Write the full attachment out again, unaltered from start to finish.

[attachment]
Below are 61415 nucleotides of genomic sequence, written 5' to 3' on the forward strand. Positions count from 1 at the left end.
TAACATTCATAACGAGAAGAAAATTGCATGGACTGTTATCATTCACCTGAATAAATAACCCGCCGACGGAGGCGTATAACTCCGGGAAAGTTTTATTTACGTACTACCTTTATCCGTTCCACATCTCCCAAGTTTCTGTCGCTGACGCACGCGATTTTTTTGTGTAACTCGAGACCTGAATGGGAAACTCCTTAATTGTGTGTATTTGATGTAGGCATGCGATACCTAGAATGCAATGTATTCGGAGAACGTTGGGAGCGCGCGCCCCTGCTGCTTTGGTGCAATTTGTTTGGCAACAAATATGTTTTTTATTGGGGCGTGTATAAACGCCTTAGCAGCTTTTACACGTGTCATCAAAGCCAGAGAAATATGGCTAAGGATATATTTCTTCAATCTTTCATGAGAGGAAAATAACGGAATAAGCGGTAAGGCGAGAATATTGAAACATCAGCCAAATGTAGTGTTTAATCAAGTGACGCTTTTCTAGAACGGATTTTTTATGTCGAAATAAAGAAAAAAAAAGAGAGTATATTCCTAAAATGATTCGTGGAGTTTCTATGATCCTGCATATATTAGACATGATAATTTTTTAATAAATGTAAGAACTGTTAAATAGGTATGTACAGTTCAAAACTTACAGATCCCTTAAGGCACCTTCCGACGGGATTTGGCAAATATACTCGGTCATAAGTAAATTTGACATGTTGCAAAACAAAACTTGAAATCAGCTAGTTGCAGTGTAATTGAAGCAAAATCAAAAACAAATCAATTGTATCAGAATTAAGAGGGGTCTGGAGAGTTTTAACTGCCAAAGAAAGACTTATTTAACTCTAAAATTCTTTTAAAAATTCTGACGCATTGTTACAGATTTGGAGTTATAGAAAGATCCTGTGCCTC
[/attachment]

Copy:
Below are 61415 nucleotides of genomic sequence, written 5' to 3' on the forward strand. Positions count from 1 at the left end.
TAACATTCATAACGAGAAGAAAATTGCATGGACTGTTATCATTCACCTGAATAAATAACCCGCCGACGGAGGCGTATAACTCCGGGAAAGTTTTATTTACGTACTACCTTTATCCGTTCCACATCTCCCAAGTTTCTGTCGCTGACGCACGCGATTTTTTTGTGTAACTCGAGACCTGAATGGGAAACTCCTTAATTGTGTGTATTTGATGTAGGCATGCGATACCTAGAATGCAATGTATTCGGAGAACGTTGGGAGCGCGCGCCCCTGCTGCTTTGGTGCAATTTGTTTGGCAACAAATATGTTTTTTATTGGGGCGTGTATAAACGCCTTAGCAGCTTTTACACGTGTCATCAAAGCCAGAGAAATATGGCTAAGGATATATTTCTTCAATCTTTCATGAGAGGAAAATAACGGAATAAGCGGTAAGGCGAGAATATTGAAACATCAGCCAAATGTAGTGTTTAATCAAGTGACGCTTTTCTAGAACGGATTTTTTATGTCGAAATAAAGAAAAAAAAAGAGAGTATATTCCTAAAATGATTCGTGGAGTTTCTATGATCCTGCATATATTAGACATGATAATTTTTTAATAAATGTAAGAACTGTTAAATAGGTATGTACAGTTCAAAACTTACAGATCCCTTAAGGCACCTTCCGACGGGATTTGGCAAATATACTCGGTCATAAGTAAATTTGACATGTTGCAAAACAAAACTTGAAATCAGCTAGTTGCAGTGTAATTGAAGCAAAATCAAAAACAAATCAATTGTATCAGAATTAAGAGGGGTCTGGAGAGTTTTAACTGCCAAAGAAAGACTTATTTAACTCTAAAATTCTTTTAAAAATTCTGACGCATTGTTACAGATTTGGAGTTATAGAAAGATCCTGTGCCTC